Thursday, July 26, 2007

Two More Translations of War and Peace Coming This Fall

Just what the world needs, two more translations of Leo Tolstoy’s War and Peace! According to Publishers Weekly (PW) there are already at least a dozen English translations, and “Just last year, Viking published a translation by Anthony Briggs that PW called ‘the most readable version on the market.’" Now Ecco (Harper Collins) will publish a version coming out September 4 and Knopf (Random House) will publish another one coming out October 16.

Why add two more to the confusing list of tomes? Says PW, “Ecco is calling its edition, translated by Andrew Bromfield, War and Peace: Original Version. It is essentially Tolstoy's first draft. Knopf contends that Ecco’s version is not the finished classic readers know. Ecco maintains its edition is more reader-friendly than Knopf's, translated by Richard Pevear and Larissa Volokhonsky, because it is shorter and more ‘narrative.’"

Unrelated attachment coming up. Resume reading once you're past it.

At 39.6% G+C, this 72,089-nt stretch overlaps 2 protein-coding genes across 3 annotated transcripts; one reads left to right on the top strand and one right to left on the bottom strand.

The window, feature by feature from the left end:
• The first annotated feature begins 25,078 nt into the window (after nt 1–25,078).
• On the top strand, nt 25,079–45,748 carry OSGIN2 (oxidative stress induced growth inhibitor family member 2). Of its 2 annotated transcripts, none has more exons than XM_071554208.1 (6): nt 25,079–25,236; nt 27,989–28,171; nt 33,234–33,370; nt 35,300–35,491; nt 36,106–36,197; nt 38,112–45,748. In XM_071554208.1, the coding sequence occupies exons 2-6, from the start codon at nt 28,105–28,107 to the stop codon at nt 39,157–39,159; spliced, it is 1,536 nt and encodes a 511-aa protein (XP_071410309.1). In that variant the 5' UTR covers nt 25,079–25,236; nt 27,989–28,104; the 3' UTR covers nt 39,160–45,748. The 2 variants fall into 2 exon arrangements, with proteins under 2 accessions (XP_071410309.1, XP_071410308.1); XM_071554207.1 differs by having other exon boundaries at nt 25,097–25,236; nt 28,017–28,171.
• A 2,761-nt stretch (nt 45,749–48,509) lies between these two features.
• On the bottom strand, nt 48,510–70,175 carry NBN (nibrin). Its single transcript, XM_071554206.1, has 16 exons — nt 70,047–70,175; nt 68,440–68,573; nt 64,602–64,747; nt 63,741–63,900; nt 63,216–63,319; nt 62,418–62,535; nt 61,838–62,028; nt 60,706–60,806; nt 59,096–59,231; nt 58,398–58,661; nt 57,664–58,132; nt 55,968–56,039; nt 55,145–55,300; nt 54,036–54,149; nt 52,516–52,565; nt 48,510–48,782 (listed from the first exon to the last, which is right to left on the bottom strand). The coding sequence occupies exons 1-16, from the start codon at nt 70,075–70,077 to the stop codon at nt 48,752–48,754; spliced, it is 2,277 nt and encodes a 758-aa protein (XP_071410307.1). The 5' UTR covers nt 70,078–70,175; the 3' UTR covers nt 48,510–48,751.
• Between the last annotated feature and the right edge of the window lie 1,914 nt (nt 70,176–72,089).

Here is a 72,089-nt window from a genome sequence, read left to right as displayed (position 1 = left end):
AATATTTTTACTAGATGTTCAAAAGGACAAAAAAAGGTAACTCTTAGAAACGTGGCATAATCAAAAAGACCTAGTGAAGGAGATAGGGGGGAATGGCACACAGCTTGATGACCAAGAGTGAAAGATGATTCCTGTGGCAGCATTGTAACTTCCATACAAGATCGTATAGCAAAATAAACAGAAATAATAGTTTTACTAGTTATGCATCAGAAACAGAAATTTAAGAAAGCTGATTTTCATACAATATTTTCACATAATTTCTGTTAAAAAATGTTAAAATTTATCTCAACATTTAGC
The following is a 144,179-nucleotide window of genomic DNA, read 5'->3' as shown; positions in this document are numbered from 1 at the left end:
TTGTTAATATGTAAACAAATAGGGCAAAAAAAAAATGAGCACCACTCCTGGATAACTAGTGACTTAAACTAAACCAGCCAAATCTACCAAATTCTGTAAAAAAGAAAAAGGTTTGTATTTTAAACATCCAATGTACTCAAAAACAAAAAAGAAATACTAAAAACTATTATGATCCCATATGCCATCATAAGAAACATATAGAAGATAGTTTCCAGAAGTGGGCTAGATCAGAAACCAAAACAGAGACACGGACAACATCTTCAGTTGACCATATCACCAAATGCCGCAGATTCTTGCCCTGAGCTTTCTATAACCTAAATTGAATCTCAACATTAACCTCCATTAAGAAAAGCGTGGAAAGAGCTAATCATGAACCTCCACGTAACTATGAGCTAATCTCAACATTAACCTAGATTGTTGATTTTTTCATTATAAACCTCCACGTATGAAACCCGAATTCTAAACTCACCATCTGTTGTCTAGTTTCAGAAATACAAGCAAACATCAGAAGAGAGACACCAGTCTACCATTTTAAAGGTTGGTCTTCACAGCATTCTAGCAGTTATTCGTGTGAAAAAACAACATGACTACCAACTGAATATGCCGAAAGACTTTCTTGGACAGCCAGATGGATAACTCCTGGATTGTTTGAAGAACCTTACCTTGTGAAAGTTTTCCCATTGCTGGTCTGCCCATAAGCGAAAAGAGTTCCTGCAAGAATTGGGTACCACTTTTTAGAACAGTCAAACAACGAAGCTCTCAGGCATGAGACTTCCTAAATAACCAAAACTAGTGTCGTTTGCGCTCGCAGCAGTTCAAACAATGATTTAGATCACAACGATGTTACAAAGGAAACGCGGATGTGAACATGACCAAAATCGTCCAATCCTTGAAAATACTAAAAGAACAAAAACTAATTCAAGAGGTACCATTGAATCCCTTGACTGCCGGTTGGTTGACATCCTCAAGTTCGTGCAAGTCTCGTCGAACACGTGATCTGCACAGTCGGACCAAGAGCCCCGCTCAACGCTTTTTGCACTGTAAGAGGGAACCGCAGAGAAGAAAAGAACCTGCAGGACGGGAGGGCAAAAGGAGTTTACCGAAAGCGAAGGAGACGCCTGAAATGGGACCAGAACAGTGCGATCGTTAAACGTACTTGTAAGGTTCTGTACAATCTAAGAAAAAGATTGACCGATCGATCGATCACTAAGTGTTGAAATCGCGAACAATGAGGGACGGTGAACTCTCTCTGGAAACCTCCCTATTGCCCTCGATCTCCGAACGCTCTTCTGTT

Really now, how can one choose a version to read? That's just too many choices without an educated speculation or someone's highly educated recommendation. I wouldn't know which to read, which represents a lot of pages to get bogged down in if I've made a poor choice. What's the value in adding two more volumes? Anyone knowledgeable enough about these two authors to know what they add to the story that already exists on War and Peace?

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